A life devoted to safeguarding the African lion

To protect that most iconic African wildlife species, the lion, conservationists rely on an array of solutions, mitigating threats including habitat loss, the illegal wildlife trade, and, most significantly, human-lion conflict — the leading cause of lion decline in numerous places. Confronting these challenges is the work of Dr. Bernard Kissui, a leading lion researcher whom African Wildlife Foundation has supported throughout his academic and conservation career.

Kissui has been working on lion/carnivore research and conservation for over two decades, starting as a field research assistant for the Serengeti Lion Project in 1998. In 2003, Kissui won AWF’s Charlotte Fellowship, which supported his Ph.D. research.

After graduating with a Ph.D. in Ecology, Evolution, and Behavior from the University of Minnesota in 2008, Kissui set up shop in Northern Tanzania’s Maasai Steppe, studying lion ecology and demographics in a landscape with one of the highest levels of human-wildlife interactions.

Photo of lion researcher Dr Bernard Kissui with Maasai pastoralists in Tanzania

Dr. Bernard Kissui works with Maasai villagers in Northern Tanzania to help mitigate human-lion conflict

Over the years, his research focus crystallized to reflect the reality of lions and pastoralist communities sharing the land: potential for human-lion conflict. His long-term studies have helped create a broader understanding of such challenges and effective lion conservation strategies in the landscape.

He and his team have learned that most livestock predation in the Maasai Steppe occurs during the rainy season and that hyenas are responsible for most livestock kills. Yet lions appear to be disproportionately killed by local people in retaliatory killings. His team has also shown how livestock ownership and relative wealth do not correlate to a higher likelihood of retaliation against lions.

The team’s monitoring activities have helped identify human-lion conflict hotspot areas and the spatial-temporal pattern of conflict across the landscape. This information, coupled with data on movement patterns of lions outside protected areas, has helped focus conflict mitigation activities in hotspots.

Most importantly, the researchers have learned that there is no one best solution to human-carnivore conflict; instead, effective mitigation requires a holistic set of interventions that often operate synergistically and must involve communities.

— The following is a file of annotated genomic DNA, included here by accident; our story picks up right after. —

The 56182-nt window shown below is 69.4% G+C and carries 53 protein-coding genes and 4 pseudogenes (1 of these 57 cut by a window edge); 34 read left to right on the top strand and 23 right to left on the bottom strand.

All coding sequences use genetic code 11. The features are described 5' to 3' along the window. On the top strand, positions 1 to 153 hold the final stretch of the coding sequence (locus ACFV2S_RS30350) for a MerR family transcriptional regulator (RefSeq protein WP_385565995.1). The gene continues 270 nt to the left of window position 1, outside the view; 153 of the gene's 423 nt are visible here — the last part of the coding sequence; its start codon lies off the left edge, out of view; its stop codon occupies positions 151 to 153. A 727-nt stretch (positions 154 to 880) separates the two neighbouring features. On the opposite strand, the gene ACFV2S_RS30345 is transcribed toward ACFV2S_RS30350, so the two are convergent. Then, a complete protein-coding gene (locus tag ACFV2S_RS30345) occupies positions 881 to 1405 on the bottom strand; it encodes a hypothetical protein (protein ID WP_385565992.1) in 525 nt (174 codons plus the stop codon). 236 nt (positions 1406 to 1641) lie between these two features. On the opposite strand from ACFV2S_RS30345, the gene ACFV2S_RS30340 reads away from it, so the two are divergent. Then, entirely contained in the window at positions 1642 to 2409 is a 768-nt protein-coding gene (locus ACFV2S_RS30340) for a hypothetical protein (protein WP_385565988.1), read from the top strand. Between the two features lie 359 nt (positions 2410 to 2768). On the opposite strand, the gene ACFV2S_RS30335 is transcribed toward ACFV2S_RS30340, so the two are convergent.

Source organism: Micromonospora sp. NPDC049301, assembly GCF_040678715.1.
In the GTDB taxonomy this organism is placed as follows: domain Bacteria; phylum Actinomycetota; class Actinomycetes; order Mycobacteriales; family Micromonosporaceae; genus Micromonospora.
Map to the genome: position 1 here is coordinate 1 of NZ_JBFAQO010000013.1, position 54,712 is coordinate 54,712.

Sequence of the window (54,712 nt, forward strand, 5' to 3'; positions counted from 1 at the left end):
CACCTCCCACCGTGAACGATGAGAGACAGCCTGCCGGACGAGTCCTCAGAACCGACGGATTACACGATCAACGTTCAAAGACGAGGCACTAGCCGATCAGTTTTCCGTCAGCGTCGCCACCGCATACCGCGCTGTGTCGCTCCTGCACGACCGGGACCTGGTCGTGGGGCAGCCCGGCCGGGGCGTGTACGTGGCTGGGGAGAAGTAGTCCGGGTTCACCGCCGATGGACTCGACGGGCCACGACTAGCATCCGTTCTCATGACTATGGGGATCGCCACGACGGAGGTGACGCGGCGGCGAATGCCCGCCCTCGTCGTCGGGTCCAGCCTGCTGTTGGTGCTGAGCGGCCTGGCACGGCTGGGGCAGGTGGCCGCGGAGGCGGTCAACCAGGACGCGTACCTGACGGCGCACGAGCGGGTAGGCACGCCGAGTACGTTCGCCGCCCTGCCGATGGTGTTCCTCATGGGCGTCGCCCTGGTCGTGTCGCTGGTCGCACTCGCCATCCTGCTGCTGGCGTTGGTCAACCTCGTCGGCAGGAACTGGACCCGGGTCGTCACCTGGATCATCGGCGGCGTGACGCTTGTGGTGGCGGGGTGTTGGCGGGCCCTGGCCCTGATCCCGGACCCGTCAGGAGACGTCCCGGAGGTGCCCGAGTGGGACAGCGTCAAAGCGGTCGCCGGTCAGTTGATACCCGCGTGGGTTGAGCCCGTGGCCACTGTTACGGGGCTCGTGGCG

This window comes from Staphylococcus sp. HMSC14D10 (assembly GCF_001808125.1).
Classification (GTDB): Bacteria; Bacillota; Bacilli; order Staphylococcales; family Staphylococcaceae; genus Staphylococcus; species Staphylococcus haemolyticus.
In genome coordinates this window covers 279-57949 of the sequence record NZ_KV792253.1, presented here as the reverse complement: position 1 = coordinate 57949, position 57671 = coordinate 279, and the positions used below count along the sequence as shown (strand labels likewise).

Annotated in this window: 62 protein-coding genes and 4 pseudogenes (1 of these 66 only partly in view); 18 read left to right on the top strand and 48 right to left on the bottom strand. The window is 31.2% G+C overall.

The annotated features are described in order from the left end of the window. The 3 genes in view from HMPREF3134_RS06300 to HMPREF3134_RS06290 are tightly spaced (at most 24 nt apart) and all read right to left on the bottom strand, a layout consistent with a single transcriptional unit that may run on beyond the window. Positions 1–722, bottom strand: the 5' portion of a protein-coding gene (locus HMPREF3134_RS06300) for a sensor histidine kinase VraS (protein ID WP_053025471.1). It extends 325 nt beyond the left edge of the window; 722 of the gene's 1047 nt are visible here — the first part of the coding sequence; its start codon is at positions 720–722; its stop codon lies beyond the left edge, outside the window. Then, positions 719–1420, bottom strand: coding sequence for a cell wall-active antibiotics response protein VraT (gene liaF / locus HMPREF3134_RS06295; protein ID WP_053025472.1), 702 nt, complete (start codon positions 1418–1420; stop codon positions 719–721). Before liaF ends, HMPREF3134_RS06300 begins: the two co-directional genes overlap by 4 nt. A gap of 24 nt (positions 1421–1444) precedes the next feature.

Today Kissui focuses on the following primary areas:

  • Ecological and demographic studies of lions, using monitoring to gain a greater understanding of population status and trends
  • Lion movement patterns (spatial/temporal) and their relation to human-lion conflicts
  • Community-centered conflict mitigation strategies
  • Community outreach and sensitization to promote coexistence between lions and people.

Photo of a radio-collared lionness in Manyara Ranch

Tracking collars allow Dr Kissui and his team to monitor the movements of lions as well as their overall status

Community-based conservation helps protect people and lions

The ecological and demographic monitoring uses radio telemetry to regularly track and “see” lions in the study area. With this ability, Kissui and his team have vital knowledge. They can inform villagers about places lions frequent, and when; they can monitor if the pride is healthy; they can humanely direct lions away from livestock. Knowledge of lions’ favorite hangouts or travel patterns informs land-use planning, including ongoing early efforts to create a conservation corridor connecting Tarangire National Park and Manyara National Park.

The conflict mitigation work includes use of fortified bomas (corrals) with chain-link fences. It grew out of awareness (backed by research) that when lions attack cows, goats, and sheep, they most often do so while the livestock is in bomas. Thus, Kissui and his team began working with local pastoralists to strengthen their thorn-bush bomas with chain-link fencing. With fewer lion incursions, pastoralists are less likely to retaliate against the big cats with spears or poison. Research has shown that reinforced bomas thwart carnivore attacks on livestock more than 90 percent of the time.

Photo of a fortified boma to protect livestock from lion attacks

Bomas reinforced with chain-link fencing have proven to be much better at keeping out predators, including lions

Kissui’s community-outreach efforts, which he says need more financial support to scale up, seek to raise awareness of the value and importance of lions to ecosystem health. The team conducts presentations in area schools (but not currently, during the COVID-19 crisis) and, in the past, managed a program that tapped local men to act as lion guardians.

As director of the School for Field Studies’ Center for Wildlife Management Studies, Kissui also spends a good amount of time mentoring future conservation practitioners. It is a role he values because he received such meaningful support from AWF. He won AWF’s Charlotte Fellowship in 2003, which contributed to his graduate degree and his lion research. “I think my research, my community efforts, all of it can be ascribed to the impact of the Charlotte Fellowship Program,” he says.

His mentoring work today furthers one of AWF’s primary goals: building future conservation leaders. “We’re advancing the original idea of AWF,” he says, “promoting training and conservation leadership in Africa. It is, in many ways, one of the most fulfilling things I do.”

> Learn how AWF supported a young conservation scientist from Zimbabwe to contribute to U.S. environmental policies